Slowly but surely, it is foreshadowed that Guy Montag is not your typical fireman. He doesn't blindly follow the rules. He's starting to think for himself and beginning to ask hard questions. He has dared to take home a few books. If you haven't read the book, you might not realize that firemen start fires. And that primarily they burn books. That in this future-world books are illegal. Captain Beatty pays a personal call to Montag's home. Much is revealed about the past and present through dialogue. Actually almost everything we know as readers comes through dialogue. Guy's conversations with Clarisse. Guy's conversation with the guy that pumped Mildred's stomach. Guy's conversations with Mildred. And the heavy on world-building conversation with Captain Beatty.

"You sound so very old."
"Sometimes I'm ancient. I'm afraid of children my own age. They kill each other. Did it always use to be that way? My uncle says no. Six of my friends have been shot in the last year alone. Ten of them died in car wrecks. I'm afraid of them and they don't like me because I'm afraid. My uncle says his grandfather remembered when children didn't kill each other. But that was a long time ago when they had things different. They believed in responsibility, my uncle says…" (30)
"People don't talk about anything."
"Oh, they must!"
"No, not anything. They name a lot of cars or clothes or swimming pools mostly and say how swell! But they all say the same things and nobody says anything different from anyone else..." (31)
"We need not to be let alone. We need to be really bothered once in a while. How long is it since you were really bothered? About something important, about something real?" (52)
There you have it, Montag. It didn't come from the Government down. There was no dictum, no declaration, no censorship, to start with, no! Technology, mass exploitation, and minority pressure carried the trick, thank God. Today, thanks to them, you can stay happy all the time, you are allowed to read comics, the good old confessions, or trade journals. (58)
We must all be alike. Not everyone born free and equal, as the Constitution says, but everyone made equal. Each man the image of every other, then all are happy, for there are no mountains to make them cower, to judge themselves against. So! A book is a loaded gun in the house next door. Burn it. Take the shot from the weapon. Breach man's mind. Who knows who might be the target of the well-read man? Me? I won't stomach them for a minute. And so when houses were finally fireproofed completely, all over the world (you were correct in your assumption the other night) there was no longer need of firemen for the old purposes. They were given the new job, as custodians of our peace of mind, the focus of our understandable and rightful dread of being inferior: official censors, judges, and executors. That's you, Montag, and that's me." (58-9)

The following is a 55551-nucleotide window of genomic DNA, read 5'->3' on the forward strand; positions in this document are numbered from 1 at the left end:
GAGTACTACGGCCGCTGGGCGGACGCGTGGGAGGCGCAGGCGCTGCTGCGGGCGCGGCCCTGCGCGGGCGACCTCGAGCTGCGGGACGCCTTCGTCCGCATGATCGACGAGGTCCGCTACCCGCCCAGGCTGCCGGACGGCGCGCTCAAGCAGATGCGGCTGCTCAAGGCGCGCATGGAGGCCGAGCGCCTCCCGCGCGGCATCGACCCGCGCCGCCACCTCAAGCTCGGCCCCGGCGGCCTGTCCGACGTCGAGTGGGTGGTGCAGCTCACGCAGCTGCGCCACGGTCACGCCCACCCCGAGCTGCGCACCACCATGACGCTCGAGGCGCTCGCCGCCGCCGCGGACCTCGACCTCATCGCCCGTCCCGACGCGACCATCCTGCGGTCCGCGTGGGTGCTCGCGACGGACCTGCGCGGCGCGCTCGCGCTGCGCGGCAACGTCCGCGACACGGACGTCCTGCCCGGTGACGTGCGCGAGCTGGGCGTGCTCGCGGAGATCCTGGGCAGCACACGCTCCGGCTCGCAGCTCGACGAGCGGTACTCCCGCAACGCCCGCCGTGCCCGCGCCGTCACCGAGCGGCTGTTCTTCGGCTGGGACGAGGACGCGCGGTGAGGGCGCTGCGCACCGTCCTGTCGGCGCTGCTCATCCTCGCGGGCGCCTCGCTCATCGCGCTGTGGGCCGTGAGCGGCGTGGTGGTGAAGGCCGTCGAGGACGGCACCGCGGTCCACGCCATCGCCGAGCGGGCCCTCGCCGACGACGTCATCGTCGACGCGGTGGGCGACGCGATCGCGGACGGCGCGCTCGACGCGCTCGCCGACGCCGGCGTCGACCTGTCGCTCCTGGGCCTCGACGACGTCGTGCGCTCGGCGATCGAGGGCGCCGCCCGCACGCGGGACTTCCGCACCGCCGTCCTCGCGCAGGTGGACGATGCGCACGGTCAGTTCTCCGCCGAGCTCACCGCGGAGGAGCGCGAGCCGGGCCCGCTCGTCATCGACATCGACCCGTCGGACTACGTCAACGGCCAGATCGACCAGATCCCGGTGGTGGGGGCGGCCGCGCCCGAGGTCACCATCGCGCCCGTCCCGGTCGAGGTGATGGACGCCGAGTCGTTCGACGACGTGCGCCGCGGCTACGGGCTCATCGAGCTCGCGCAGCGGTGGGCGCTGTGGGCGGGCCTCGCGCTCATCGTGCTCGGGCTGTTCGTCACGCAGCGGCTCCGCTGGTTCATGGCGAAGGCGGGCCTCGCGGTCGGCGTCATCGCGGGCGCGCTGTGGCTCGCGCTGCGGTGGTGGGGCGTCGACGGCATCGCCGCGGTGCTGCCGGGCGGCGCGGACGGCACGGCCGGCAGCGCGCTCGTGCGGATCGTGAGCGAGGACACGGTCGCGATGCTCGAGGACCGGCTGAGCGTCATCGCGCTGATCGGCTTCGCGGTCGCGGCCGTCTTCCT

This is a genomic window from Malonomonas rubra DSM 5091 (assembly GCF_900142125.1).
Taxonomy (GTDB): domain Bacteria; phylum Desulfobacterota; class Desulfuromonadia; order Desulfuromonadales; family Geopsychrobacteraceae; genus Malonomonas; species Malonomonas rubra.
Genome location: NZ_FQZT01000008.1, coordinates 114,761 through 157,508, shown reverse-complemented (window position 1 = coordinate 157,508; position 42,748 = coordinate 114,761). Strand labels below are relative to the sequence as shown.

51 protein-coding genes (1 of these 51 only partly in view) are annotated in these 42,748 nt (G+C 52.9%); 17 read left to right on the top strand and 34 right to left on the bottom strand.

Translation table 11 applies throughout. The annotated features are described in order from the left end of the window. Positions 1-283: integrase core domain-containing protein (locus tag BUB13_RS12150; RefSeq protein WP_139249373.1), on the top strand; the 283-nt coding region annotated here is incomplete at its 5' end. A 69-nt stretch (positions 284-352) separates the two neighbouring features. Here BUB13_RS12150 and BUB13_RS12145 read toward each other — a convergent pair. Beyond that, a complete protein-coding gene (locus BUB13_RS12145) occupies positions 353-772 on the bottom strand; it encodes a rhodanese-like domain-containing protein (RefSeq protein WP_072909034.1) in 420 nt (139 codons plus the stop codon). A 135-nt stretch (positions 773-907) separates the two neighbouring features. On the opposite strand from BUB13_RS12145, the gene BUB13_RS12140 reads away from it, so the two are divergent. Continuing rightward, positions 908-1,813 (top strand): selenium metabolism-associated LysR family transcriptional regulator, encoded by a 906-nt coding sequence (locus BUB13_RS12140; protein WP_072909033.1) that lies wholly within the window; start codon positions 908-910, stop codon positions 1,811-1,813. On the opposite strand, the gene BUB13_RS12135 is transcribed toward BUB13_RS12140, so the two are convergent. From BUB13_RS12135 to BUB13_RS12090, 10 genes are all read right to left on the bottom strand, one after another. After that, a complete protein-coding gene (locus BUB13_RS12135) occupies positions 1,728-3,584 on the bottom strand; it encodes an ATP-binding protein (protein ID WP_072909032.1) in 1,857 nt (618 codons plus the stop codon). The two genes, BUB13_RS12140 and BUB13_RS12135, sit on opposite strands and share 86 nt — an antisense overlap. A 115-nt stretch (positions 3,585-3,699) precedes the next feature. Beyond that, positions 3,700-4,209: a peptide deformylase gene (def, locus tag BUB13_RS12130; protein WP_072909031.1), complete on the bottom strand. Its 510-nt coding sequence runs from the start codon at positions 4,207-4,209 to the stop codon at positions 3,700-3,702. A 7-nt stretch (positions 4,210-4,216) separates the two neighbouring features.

You must understand that our civilization is so vast that we can't have our minorities upset and stirred. Ask yourself, What do we want in this country, above all? People want to be happy, isn't that right? Haven't you heard it all your life? I want to be happy, people say. Well, aren't they? Don't' we keep them moving, don't we give them fun? That's all we live for, isn't it? For pleasure, for titillation? And you must admit our culture provides plenty of these." (59)
You ask why to a lot of things and you wind up very unhappy indeed, if you keep at it. (60)
The home environment can undo a lot you try to do at school. That's why we've lowered the kindergarten age year after year until now we're almost snatching them from the cradle. (60)
Did you listen to him? He knows all the answers. He's right. Happiness is important. Fun is everything. And yet I kept sitting there saying to myself, I'm not happy, I'm not happy." (65)

© Becky Laney of Operation Actually Read Bible

No comments: